SIDE NOTE: My theory is that since everyone around me has always had amazing memories, I never felt it necessary to encode much to long-term. I saved this brain power for much more important things, like charming women and learning guitar.

Concerning concerts, I can tell you who I’ve seen, how many times I’ve seen ‘em, and which song stuck out the most. I can hack any musical memory and transport myself back to the venue, where all of a sudden I’m wearing the moody, black emo-clothing of my high school years, and I’m praying to God that the drunk stranger standing next to me will stop singing so damn loud.

Fair warning: they say every time you access a memory, you alter it. With great trepidation, then, I’m going to go ahead and access a memory for you — a really, really fond memory, one of my favorites — knowing that I might wreck it in the process. Wish me luck.

*Closes eyes, knocks on the door of his mind palace* (more…)

In defense of vinyl-loving hipsters (Or, Record Store Day 2016)

There’s a lot to hate about hipsters — I get it. The coffee is never good enough, the beer selection is lacking, we’re poor but always wearing expensive clothing.

Also, we love vinyl records.

Get out of here with your Spotify, Apple Music, MP3s and compact discs. That’s all dirty, digital dope. We want the pure stuff.

Side Note: Yes, I used “we” in the above sentences. Results are in — I’m a hipster. I know it, I can’t help it, it’s what it is. I’m 29 now. The theory is once I turn 30 I’ll graduate to adulthood and can forget about all these silly labels.

Anyway, today is Record Store Day (RSD). Find your favorite local record shop and go buy a few things. They’ll probably have free coffee. You’ll love it. Personally, I have a love/hate relationship with RSD. I always go. But to engage an overused cliche, RSD was great before it went “mainstream.” Typical hipster drama. Let’s just say the romance left once 14 year-old girls started stealing records out of my hands (long story for another time).

This year, however, was fun. The lines weren’t too long, everyone was friendly. And best of all, I got mostly what I set out for. As my friend Jake says, “The wax gods were in my favor.”

Here’s the loot:

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  • The Vandals — Sweatin to the Oldies (Live)
  • The Get Up Kids — Red Letter Day Ep
  • Robert Johnson — 10 inch repress (1936)
  • Star Wars: The Force Awakens — Picture Disc 10 inch
  • Violent Femmes — Memory/You Move Me (single)
  • Death Cab for Cutie — Tractor Rape Chain/Black Sun (live)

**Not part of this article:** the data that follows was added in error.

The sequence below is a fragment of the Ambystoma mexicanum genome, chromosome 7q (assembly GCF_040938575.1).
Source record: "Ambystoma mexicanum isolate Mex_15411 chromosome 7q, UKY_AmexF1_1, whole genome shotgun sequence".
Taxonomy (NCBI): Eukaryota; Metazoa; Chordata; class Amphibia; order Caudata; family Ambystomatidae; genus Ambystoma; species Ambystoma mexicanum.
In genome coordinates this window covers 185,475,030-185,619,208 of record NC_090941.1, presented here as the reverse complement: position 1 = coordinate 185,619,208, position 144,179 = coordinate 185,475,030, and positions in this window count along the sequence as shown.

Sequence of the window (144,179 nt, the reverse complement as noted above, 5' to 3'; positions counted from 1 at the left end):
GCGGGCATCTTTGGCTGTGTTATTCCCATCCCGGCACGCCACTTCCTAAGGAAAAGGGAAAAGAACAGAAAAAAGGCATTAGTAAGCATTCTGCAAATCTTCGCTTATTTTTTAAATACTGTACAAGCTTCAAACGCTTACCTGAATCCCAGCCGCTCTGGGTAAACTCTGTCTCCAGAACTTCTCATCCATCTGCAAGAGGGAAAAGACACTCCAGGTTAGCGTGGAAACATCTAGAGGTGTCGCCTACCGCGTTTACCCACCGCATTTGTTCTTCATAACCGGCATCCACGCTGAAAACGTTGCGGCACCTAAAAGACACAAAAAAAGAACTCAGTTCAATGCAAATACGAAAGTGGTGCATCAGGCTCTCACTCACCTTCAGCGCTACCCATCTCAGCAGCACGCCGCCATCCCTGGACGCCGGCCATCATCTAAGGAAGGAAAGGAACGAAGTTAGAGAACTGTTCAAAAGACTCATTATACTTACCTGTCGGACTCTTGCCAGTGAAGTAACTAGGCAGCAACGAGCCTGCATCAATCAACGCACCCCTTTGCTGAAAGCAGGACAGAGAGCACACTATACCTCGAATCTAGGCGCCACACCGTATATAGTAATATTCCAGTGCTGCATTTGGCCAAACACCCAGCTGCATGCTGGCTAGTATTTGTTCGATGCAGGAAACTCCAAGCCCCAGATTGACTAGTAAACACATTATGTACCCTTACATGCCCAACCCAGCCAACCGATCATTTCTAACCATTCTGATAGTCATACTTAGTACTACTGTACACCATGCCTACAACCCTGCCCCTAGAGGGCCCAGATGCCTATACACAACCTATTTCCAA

Back to the Quick Defense

I admit it: there’s a lot of showyness about vinyl collecting. It’s great to showcase your collection with a fancy shelf and brag on social media. For me, however, being a vinyl lover (there’s got to be a better name for it?) is about more than just pretension and affectation.

Vinyl records are a treasure hunt. You find the one you want, say an old record you used to love, and it’s like striking gold. In some cases, the prices are so high, you might as well just buy gold, but I digress. Record hunting is also a great way to discover old (but new-to-you) music. I’ve gambled on many dusty, used LPs at yard sales that have later become personal favorites.  (more…)

Best of 2015: Music, Film, Literature

Oh hey there. Let’s jump right in.

Music

2015 was a fantastic year for music. Adele and Taylor Swift reminded us that people still buy music and that pop stars still exist. Apple Music, Spotify, Tidal and a host of other streaming services pushed the discussion of “music as a commodity” centerstage. Despite where opinions settle, I think we can all agree that our streaming discussions were well overdue (and on two fronts: people paying for their music again and artists getting fairly paid for streaming).

NOTE: Amazon Prime’s streaming service (Amazon Music) is the industry’s best kept secret. It’s by far the best streaming service. Comes with your Prime account, you can download thousands of records, listen to them offline. Why is no one talking about this?

Every year I have artists and their releases that I look forward to, but this year there were some out-of-left-field albums that no one saw coming. Leon Bridges and Sufjan Stevens’ masterpiece, for instance, rocked (and rolled) almost my entire musical year.

Sufjan Stevens – Carrie & Lowell

Someone once told me that art should look different every time you see it. I think the same can be true for music, where you hear something different every time you play it. Stevens’ latest hits the proverbial mark. Borrowing from Gregorian chants, from 70’s folk, from his own catalogue — Carrie & Lowell is lyrically transparent, musically restrained, and almost perfect. Make no mistake, people: Sufjan Stevens made a masterpiece.

There are instances, such as in “The Only Thing“, where the track is just begging for a rhythm section (i.e., bass & drums), but we don’t get it, and it’s the right choice. “The Only Thing” is about despair, about barely holding on with just a glimmer of hope. Sure, you can sing about depression with a backing band, but it wouldn’t fit here. Stevens isn’t trying to be flashy, and he’s not making anthems, what Stevens is doing is splitting open his chest and singing therapy.

As someone who’s had a similar (not exact, but similar) upbringing as Stevens, I latched onto this record like a child to his mother, and it brought me comfort many times over. Can someone with a glossy childhood enjoy this album? Of course. But who actually had a glossy childhood? (more…)